Hallie Earle: Waco’s Weather Watcher

by Casey Froehlich, Library Assistant

Photograph of Hallie Earle, undatedYou think this summer is a hot one? It probably won’t surprise you that Waco, Texas, has hot summers (and arguably falls and winters and springs). What might surprise you is that a Central Texas teen tracked temperatures for decades. However, that’s exactly what Hallie Earle did.

Cover to one of Hallie Earle’s Diaries, 1917Born in McLennan County in 1880, Earle was the only woman in the class of 1907 at Baylor University Medical School in Dallas and later became Waco’s first female physician. She kept local weather diaries from about age fifteen until the year before she died in 1963. The Texas Collection is fortunate to have these diaries as part of the Graves-Earle family papers.

Hallie Earle diary entry for June 17, 1919Almost every day, Hallie would open her journal entry by commenting on the weather. Sometimes she was as straight forward as simply writing down the temperature, and other days she’d only offer an adjective like “cloudy” before outlining her schedule or detailing what happened to her that day.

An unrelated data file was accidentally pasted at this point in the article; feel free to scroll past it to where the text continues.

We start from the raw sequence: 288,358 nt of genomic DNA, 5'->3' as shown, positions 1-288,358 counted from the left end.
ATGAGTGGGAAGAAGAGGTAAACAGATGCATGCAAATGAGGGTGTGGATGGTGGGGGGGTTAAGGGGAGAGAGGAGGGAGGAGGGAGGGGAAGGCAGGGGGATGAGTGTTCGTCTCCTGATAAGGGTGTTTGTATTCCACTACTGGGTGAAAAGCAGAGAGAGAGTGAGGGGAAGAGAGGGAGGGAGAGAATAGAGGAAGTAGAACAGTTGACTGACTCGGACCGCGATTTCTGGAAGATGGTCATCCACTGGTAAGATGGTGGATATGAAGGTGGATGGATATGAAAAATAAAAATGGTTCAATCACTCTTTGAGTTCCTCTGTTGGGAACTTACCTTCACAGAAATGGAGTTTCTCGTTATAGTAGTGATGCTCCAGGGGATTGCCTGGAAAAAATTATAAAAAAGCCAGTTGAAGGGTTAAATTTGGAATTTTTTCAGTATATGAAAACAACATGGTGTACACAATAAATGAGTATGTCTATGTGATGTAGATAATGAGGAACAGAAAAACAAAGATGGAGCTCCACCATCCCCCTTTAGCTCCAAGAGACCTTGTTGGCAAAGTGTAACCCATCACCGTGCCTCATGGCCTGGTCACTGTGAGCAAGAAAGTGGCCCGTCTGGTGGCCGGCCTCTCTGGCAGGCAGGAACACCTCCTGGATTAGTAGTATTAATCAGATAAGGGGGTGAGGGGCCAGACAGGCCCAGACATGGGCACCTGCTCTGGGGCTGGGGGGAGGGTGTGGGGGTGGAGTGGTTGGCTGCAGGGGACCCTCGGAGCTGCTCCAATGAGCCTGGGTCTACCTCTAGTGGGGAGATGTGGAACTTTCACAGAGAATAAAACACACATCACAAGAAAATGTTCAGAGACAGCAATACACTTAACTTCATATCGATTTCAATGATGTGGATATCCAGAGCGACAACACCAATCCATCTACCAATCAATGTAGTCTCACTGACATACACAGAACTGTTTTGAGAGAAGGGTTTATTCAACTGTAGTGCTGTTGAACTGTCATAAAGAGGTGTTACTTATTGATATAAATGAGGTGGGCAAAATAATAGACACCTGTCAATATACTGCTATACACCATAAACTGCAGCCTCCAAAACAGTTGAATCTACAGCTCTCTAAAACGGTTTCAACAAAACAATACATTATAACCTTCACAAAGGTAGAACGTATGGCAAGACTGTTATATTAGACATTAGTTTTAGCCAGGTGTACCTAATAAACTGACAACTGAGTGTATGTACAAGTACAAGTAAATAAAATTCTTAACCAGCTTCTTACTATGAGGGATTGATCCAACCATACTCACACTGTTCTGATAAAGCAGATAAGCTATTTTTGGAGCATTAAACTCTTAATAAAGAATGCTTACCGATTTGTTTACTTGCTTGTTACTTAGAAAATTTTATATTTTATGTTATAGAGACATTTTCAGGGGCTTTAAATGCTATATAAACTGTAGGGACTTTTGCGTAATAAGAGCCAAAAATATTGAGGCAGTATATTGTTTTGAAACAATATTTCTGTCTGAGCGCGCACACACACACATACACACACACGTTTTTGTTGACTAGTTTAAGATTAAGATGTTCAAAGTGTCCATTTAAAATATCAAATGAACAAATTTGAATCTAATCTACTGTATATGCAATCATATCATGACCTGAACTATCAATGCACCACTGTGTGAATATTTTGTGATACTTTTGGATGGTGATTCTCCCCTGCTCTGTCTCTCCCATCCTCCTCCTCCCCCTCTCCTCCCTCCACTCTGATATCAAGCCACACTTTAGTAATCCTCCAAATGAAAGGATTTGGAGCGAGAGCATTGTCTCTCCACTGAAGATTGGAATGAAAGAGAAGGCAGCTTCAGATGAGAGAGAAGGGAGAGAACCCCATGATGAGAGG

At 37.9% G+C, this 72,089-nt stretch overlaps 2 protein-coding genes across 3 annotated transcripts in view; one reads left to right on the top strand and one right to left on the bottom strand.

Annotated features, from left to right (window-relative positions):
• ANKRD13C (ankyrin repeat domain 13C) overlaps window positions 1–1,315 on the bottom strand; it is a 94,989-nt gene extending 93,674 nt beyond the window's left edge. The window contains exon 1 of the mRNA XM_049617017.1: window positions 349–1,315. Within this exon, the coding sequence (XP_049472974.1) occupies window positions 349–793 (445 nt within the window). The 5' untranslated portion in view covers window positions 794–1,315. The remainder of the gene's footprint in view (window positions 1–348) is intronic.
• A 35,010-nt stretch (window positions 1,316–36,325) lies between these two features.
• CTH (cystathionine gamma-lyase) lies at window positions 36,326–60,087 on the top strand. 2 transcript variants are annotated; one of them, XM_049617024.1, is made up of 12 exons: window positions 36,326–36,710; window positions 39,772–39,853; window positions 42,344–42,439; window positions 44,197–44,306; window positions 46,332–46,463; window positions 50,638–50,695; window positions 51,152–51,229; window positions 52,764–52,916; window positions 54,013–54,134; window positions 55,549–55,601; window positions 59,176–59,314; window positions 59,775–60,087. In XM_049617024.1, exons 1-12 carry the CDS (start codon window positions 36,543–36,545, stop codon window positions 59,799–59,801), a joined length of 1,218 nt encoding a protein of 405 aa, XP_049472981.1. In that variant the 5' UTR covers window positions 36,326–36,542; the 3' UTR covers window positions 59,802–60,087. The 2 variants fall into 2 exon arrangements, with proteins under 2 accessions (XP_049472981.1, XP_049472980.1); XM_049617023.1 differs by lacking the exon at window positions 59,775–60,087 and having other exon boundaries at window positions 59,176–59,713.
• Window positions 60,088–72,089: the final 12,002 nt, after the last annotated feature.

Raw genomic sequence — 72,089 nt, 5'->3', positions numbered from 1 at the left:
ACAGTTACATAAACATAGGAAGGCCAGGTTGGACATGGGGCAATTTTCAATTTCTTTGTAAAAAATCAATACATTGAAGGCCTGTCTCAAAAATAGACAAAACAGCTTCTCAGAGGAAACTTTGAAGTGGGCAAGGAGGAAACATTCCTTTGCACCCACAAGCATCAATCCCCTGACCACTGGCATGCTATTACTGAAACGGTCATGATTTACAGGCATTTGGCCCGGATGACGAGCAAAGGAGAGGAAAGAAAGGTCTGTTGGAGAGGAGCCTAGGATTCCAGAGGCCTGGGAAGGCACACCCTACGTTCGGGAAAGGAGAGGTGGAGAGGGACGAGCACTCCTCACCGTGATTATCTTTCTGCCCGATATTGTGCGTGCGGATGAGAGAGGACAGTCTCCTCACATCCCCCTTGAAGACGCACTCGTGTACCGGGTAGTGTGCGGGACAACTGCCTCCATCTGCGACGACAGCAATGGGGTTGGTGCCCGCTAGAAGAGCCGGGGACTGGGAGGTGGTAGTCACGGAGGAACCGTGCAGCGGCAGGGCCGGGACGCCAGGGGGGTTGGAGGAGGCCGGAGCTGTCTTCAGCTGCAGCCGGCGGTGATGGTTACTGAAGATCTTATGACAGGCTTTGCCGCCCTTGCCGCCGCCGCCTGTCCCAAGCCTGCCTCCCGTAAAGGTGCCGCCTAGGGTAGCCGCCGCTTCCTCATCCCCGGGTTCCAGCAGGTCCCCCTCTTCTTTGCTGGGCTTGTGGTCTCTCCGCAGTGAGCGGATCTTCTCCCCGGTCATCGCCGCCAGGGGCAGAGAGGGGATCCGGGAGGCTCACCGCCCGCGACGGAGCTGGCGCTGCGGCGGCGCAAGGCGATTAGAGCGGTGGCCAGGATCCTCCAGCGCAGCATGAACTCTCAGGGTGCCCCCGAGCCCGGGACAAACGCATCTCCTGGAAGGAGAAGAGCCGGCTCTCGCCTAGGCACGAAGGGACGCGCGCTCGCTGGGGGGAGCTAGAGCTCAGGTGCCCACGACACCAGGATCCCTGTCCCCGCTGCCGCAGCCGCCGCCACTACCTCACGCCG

She was most likely inspired by her father, Major Isham Harrison Earle, the first registered weather reporter in Central Texas, who kept weather records long before Hallie’s birth.

Curious about tomorrow’s (June 17th) weather in years past? Luckily, because of Hallie Earle’s diaries, we know.

  • 1917: “cl & cold” (whether “cl” means cloudy or clear is unknown)
  • 1918: “clear”
  • 1919: “Sunshine – glad to see it… a very heavy dew”
  • 1921: “Raining”
  • 1924: “Up at 6.40 – few clouds”
  • 1926: “cool and… very badly want rain”
  • 1931: “83”
  • 1934: “82”
  • 1935: “up at 7.10 – cloudy”
  • 1938: “76… up at 6 – clear”
  • 1939: “Rain”
  • 1950: “92°”
  • 1953: “92°”
  • 1956: “92°”
  • 1957: “80°”
  • 1960: “rainy – some light rain”
  • 1962: “90° at 4 P.M.”

So what will tomorrow hold? Probably more of the same, but that doesn’t mean the information is trivial. If this collection has taught me anything it’s that you never know when you might want to look back, even on the seemingly mundane details of life.

If you want learn more about the Earle family and their weather tracking, you can find more in the Graves-Earle family papers. The collection contains Hallie’s dairies, her father’s weather documentation, and more!

Graves-Earle Family Papers, Accession #47, The Texas Collection, Baylor University.

Stories from Independence: San Jacinto Day

By Paul Fisher, Processing Archivist